1862 November 19: Update on the Dakota Indians in Minnesota
This update on the Dakota Indians in Minnesota and the military comes from the November 19, 1862, issue of The Prescott Journal.
Removal of Headquarters
— We have it on good authority, that Major General Pope [John Pope] is about to transfer his Headquarters to Madison, Wisconsin, and that Brigadier General Sibley,¹ is, thereupon, to make his Headquarters at St. Paul. It is also rumored, in connection with the above report, that the Department of the Northwest is to be extended, to include Illinois and Missouri, in which case Headquarters will be probably established at Chicago. Also, on dit that Minnesota is to be created a Military District under command of Gen. Sibley.—Press.
THE CONDEMNED INDIANS.—We learn that Gov. Sibley has already reached South Bend, the place designated to rendezvous the troops under his command. He has in his charge the 203 Indians condemned to be hung, the 18 condemned to imprisonment, besides about fifty squaws retained to cook for the Indians. As the train passed through New Ulm, the sight of these miscreants exasperated the people highly. They turned out en masse, and pelted them with stones and sticks till they got clear through the town. One woman, watching her chance, darted between a file of soldiers, and knocked down one of the Indians with a club.—St. Paul Press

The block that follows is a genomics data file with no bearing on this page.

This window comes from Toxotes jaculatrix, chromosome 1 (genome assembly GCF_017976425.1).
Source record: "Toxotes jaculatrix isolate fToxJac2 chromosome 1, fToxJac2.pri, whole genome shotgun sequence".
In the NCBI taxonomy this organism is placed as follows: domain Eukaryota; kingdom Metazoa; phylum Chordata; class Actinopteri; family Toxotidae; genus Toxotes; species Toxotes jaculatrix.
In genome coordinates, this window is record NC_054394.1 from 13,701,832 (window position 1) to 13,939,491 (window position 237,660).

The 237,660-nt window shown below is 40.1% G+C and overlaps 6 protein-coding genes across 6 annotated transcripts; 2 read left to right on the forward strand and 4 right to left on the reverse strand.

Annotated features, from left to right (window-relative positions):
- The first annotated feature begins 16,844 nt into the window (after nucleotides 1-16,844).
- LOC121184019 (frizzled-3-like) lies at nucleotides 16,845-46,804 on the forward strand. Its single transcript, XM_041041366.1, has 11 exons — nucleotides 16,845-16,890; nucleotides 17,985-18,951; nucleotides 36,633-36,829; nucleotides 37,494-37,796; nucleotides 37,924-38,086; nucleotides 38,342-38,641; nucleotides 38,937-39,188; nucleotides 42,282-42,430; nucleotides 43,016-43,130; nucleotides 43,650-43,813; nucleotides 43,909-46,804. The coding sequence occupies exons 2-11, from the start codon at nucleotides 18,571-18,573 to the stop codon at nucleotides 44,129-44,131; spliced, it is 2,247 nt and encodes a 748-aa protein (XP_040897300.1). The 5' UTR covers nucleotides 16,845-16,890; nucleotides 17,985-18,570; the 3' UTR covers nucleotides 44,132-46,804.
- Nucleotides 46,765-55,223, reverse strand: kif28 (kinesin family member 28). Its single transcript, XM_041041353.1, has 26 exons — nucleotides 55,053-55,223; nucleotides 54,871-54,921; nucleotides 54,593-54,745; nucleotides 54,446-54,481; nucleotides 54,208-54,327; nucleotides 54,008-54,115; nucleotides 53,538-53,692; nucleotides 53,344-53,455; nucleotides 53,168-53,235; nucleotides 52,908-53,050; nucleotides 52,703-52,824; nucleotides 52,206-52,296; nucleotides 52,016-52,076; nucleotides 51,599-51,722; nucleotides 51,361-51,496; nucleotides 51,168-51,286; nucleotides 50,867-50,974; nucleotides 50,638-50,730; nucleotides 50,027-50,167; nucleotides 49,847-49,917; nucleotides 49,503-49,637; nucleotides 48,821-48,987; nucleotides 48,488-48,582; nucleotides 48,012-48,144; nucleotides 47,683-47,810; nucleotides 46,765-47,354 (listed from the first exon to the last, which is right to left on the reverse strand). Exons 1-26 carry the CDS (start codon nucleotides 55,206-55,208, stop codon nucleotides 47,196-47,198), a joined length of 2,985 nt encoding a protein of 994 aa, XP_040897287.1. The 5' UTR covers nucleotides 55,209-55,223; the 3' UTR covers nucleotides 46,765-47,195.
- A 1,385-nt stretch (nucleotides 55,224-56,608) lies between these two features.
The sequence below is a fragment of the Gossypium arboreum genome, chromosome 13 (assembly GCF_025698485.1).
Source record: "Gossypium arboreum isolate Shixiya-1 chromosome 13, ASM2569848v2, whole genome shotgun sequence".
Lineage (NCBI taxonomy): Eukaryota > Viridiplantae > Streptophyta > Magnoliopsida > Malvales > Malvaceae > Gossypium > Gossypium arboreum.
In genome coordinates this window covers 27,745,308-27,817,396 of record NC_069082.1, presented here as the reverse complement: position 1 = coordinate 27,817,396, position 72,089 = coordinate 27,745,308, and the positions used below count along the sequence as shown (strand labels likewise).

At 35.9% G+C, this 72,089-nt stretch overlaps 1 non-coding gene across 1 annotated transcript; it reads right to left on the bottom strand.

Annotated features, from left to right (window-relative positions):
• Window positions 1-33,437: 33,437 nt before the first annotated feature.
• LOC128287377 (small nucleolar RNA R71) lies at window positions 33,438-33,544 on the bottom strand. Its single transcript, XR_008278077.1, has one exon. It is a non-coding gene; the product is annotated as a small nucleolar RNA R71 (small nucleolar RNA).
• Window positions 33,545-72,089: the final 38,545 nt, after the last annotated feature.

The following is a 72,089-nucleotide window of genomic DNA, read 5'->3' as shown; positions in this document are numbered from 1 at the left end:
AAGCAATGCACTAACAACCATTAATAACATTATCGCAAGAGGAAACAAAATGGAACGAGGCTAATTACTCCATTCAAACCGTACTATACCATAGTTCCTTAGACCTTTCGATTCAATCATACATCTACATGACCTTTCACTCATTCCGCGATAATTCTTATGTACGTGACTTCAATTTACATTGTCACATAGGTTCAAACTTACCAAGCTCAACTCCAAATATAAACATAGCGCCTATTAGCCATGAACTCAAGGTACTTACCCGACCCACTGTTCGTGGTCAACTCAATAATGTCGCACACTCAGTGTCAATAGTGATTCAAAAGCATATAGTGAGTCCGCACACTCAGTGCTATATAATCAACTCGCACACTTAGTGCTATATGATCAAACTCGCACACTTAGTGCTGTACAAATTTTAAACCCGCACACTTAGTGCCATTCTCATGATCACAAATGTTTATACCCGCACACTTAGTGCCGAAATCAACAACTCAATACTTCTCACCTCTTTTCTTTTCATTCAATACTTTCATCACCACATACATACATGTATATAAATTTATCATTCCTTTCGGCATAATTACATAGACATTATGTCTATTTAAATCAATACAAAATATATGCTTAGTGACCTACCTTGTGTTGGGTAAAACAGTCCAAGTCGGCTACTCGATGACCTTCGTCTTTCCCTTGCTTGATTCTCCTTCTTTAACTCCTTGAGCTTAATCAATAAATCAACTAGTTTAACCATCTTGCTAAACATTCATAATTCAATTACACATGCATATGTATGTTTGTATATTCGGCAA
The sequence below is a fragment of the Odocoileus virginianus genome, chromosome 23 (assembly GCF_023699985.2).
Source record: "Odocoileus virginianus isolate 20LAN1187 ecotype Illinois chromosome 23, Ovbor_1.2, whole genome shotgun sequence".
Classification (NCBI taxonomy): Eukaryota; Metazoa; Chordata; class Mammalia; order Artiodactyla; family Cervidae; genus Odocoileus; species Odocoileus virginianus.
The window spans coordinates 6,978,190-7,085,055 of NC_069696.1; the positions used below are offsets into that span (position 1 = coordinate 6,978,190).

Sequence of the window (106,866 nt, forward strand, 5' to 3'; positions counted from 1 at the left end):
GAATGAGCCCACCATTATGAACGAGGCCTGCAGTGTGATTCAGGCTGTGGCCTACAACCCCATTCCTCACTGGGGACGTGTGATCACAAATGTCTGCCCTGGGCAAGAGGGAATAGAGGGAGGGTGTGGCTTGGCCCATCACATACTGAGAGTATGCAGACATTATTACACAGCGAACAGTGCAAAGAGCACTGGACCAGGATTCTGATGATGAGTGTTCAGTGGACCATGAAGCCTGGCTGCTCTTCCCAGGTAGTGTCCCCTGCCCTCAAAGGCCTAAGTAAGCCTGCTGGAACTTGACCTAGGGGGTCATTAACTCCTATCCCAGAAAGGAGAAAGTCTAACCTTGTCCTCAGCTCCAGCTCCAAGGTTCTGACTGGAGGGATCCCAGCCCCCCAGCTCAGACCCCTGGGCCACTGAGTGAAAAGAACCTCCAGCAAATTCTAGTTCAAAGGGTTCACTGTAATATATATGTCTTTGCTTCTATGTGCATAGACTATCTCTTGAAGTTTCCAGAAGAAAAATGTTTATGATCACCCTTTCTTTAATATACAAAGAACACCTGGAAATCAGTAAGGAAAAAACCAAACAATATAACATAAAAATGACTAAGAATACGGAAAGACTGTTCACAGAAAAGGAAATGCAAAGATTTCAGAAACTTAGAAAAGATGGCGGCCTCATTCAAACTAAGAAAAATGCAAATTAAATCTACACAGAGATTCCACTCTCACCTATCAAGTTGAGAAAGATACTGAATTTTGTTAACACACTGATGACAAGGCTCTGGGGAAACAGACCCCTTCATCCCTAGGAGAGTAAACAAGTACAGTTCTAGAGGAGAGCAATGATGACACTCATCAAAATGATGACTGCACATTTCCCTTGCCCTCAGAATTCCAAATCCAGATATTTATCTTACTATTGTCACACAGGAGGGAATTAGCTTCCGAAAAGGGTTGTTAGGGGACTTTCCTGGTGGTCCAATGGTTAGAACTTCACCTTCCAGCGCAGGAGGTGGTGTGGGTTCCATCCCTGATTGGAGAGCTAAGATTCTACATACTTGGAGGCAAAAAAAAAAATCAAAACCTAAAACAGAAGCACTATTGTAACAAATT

1. Henry Hastings Sibley (1811-1891) was the first governor of Minnesota from 1858-1860. In 1862, he was appointed colonel of the state militia and was directed to the upper Minnesota River to protect White settlements from the Dakota (Sioux) Indians. For “gallantry in the field” against the Indians, Sibley was promoted to brigadier-general of volunteers on September 29, 1862.